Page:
In previous English classes, I have only studied Walt Whitman very topically, a few stanzas here and there, a few famous lines plucked from the wealth of wisdom Whitman saw himself as offering. In class, Professor Z spoke about Whitman’s intention to write a “new American Bible”, a composition so profound it could save the country from the brink of war and disaster. In such a context, it seems like a mockery to treat his work as topically as I have in the past. As a writer, it is difficult not to empathize with the weight of his desire to produce something of significance- to translate into words what one can only feel in one’s own body, to understand, to be understood. If this can be considered the task of the writer, Whitman expanded that task even further by taking it upon himself and his work to not only be understood but accepted to the degree that he might alter the long-held beliefs of his countrymen.
In meeting Whitman, for what I feel is really the first time ever, I approach his work with great expectations, as I believe he would have wanted me to. From my place in history in 2010, I consider Whitman an early modernist, a forerunner of the intellectual revolution that broke society free form the shackles of the past. Like the modernists, Whitman wanted to do away with the bullshit of popular society, that poisoned people with notions of superiority based on class, skin color and religion; he wanted to focus on the real distance between people and how it could be overcome. What he recognized, for better or for worse, was the oneness of humanity- still a revolutionary and incredibly powerful concept in the current age.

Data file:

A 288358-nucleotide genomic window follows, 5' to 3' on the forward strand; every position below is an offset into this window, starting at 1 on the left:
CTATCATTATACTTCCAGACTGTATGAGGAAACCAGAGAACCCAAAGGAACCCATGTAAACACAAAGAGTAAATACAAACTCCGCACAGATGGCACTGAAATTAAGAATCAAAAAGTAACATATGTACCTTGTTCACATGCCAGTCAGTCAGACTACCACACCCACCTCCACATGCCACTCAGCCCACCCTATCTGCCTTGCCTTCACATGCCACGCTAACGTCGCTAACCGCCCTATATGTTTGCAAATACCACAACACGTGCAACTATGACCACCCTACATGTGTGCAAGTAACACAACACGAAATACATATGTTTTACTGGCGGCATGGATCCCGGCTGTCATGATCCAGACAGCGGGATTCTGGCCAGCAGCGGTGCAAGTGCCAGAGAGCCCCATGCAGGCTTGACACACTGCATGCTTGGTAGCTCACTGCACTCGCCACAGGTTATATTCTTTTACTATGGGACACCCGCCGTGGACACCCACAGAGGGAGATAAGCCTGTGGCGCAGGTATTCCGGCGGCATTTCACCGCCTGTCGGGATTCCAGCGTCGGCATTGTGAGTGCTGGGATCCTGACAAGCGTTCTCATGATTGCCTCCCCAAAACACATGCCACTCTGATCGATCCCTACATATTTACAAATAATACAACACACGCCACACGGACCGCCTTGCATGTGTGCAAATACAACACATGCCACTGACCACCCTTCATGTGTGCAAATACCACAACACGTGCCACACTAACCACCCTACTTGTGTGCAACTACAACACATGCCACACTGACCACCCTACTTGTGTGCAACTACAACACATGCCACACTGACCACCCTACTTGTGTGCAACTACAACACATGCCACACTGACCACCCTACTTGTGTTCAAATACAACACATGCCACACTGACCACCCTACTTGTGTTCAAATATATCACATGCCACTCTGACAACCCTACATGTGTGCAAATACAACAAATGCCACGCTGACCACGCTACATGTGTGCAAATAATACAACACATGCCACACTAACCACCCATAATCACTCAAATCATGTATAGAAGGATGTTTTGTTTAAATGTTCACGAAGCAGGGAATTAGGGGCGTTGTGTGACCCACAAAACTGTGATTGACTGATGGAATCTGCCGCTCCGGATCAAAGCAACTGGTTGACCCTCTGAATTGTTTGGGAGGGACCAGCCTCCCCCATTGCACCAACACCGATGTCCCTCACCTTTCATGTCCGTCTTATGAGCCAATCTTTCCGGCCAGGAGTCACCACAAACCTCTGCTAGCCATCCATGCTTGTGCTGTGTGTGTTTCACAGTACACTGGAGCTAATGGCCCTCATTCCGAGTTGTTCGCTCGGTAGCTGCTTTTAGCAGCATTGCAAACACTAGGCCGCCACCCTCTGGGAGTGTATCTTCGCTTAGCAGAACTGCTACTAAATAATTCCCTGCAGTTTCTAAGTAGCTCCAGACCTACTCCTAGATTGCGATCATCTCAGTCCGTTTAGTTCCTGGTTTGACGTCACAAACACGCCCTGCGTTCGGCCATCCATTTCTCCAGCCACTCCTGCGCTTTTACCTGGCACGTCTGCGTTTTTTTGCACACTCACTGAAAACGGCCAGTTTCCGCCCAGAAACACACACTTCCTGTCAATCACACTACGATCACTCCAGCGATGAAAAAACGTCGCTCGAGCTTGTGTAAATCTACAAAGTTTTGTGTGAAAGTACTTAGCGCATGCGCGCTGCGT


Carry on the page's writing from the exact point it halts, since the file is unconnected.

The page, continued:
When reading Whitman, it is almost as if you have been granted access to his soul, his most secret thoughts laid bare to be dissected and analyzed and interpreted. Was he afraid? How did he feel when his work was not taken seriously? Nothing can crush a sense of oneness with the human race like having your own peers laugh in your face. It gives me great pleasure to grant Whitman the audience he deserves, whether it be in my personal reading time or in class discussion. After all, he was striving to be heard and understood and validated just like one of us… he just wrote a lot more.